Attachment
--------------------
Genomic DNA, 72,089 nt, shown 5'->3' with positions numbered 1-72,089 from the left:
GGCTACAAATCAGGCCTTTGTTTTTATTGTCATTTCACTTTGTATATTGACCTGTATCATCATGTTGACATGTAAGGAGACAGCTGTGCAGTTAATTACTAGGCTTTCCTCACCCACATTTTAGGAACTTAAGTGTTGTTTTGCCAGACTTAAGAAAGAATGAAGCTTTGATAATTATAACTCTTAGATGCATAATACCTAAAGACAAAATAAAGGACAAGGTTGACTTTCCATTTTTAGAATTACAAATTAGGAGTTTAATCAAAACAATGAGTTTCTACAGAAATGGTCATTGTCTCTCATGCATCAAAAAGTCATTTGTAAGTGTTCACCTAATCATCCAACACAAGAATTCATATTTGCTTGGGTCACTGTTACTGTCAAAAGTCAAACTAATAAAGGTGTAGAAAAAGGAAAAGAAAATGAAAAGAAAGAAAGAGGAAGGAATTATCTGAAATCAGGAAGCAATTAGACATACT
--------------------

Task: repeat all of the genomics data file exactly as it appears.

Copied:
Genomic DNA, 72,089 nt, shown 5'->3' with positions numbered 1-72,089 from the left:
GGCTACAAATCAGGCCTTTGTTTTTATTGTCATTTCACTTTGTATATTGACCTGTATCATCATGTTGACATGTAAGGAGACAGCTGTGCAGTTAATTACTAGGCTTTCCTCACCCACATTTTAGGAACTTAAGTGTTGTTTTGCCAGACTTAAGAAAGAATGAAGCTTTGATAATTATAACTCTTAGATGCATAATACCTAAAGACAAAATAAAGGACAAGGTTGACTTTCCATTTTTAGAATTACAAATTAGGAGTTTAATCAAAACAATGAGTTTCTACAGAAATGGTCATTGTCTCTCATGCATCAAAAAGTCATTTGTAAGTGTTCACCTAATCATCCAACACAAGAATTCATATTTGCTTGGGTCACTGTTACTGTCAAAAGTCAAACTAATAAAGGTGTAGAAAAAGGAAAAGAAAATGAAAAGAAAGAAAGAGGAAGGAATTATCTGAAATCAGGAAGCAATTAGACATACT